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Saudi Forces Out In Force To Stop 'Day Of Rage'


This is MORNING EDITION, from NPR News. I'm Ari Shapiro.


And I'm Renee Montagne. Steve Inskeep is in Cairo, and we'll be hearing from him in a few minutes, about a romance between a Muslim girl and a Christian boy that led to deadly violence in Egypt.

First, to the Kingdom of Saudi Arabia, which during this turmoil in the Middle East, has so far avoided large protests. Today, though, critics of the regime are calling for a Day of Rage, and Saudi authorities are out in force to stop it.

NPR's Frank Langfitt is on the streets of the Saudi capital, Riyadh.

And Frank, what does it look like out there around you?

FRANK LANGFITT: Well, downtown is practically on lockdown right now. There are helicopters flying overhead. You can hear in the background, there are prayers at a nearby mosque. And actually, I was out on the streets a moment ago, and the hotel people pulled me back in, said don't stand out there. State security could come by and just grab you.

As I've been driving around downtown, there are police cars every block, riot vans, jersey barriers, barbed wire, clusters of three and - two and three dozen cops. I had to go through a checkpoint at one point to get back here.

The government's been sending text message to citizens telling them to stay off the streets. And it's clear that they're sort of poised for a showdown. Frankly, I'm not sure how someone pulls off a protest under these sort of, you know, really strong conditions.

MONTAGNE: And, Frank, there were demonstrators last night in the eastern part of Saudi Arabia, reports of police shootings. What more do we know about that?

LANGFITT: Well, we got some videos, actually, out of the city of Qatif. And there were - maybe several hundred protestors calling for the release of other prisoners that had been taken by the government, I think, quite some time ago. They were waving flags. They were saying peaceful, peaceful. And then, as you watch videos, you hear what sounds like gunfire.

Now, the government says police were shooting over the heads of protestors. But there were at least three injured, including a cop. Now, the government is also saying that the protestors there attacked police.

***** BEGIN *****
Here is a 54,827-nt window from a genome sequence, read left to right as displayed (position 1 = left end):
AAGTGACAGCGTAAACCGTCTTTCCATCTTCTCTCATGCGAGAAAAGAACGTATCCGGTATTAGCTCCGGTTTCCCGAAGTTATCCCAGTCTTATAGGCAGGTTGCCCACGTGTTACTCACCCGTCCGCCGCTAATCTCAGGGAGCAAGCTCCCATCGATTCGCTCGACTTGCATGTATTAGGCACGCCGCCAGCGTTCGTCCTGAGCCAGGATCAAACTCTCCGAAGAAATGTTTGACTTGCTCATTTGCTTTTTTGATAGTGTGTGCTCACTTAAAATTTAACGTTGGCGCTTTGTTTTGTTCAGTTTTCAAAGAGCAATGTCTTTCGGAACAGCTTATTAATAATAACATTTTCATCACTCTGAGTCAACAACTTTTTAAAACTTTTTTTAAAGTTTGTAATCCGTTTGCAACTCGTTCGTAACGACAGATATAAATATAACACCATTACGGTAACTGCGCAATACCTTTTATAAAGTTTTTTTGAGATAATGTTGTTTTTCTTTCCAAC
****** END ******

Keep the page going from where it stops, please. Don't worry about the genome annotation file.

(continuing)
The protestors there are Shia. This is the eastern part of the country where the oil fields are. Of course, Saudi Arabia, the largest oil exporter in the world. And the Shia there complain about longstanding discrimination by the majority Sunnis here in Saudi Arabia.

Earlier this week, the government said it would not tolerate protests. And a source that we were in touch with in Qatif said, you know, he thought the shooting yesterday was basically a warning to the rest of country to stay indoors today.

MONTAGNE: Well, tell us what you can about the part of Saudi Arabia - you're in the capital, Riyadh. What are people there saying they want out of these protests?

LANGFITT: Well, generally, the opposition, their demands are similar to what we've seen across the Middle East in recent weeks: They want an open political system in particular here, a constitutional monarchy and elections. But keep in mind, the opposition here is very fragmented. For the Shia, it's religious discrimination. Women are looking for more basic rights.

But this is a different situation than some of the other Middle Eastern countries we've been following. This is a kingdom, an absolute monarchy, and all power flows from King Abdullah, who's actually quite popular. So people generally think the royal family is in a pretty strong position right now.

MONTAGNE: So what do ordinary Saudis think of all of this, the call for demonstrations and protests? I mean, are they likely to turn out today in the streets of Riyadh?

LANGFITT: I'd be surprised. I mean, they're nervous and even frightened. I was at an upscale mall yesterday chatting with people, and they were very cautious, did not want to talk politics. I mean, one told me point-blank yesterday, just stay inside your hotel and drink coffee. Don't go out. Another was just too concerned to talk at all. He said, you know, one day you're here. But if you talk, the next day, you might not be.

So I think people here are very anxious and very careful. And certainly, when you see what's going on downtown on the streets, you can understand why lots of people just wouldn't go out.

MONTAGNE: That's NPR's Frank Langfitt speaking to us from Riyadh, the capital of Saudi Arabia. Transcript provided by NPR, Copyright NPR.

Frank Langfitt is NPR's London correspondent. He covers the UK and Ireland, as well as stories elsewhere in Europe.
Renee Montagne, one of the best-known names in public radio, is a special correspondent and host for NPR News.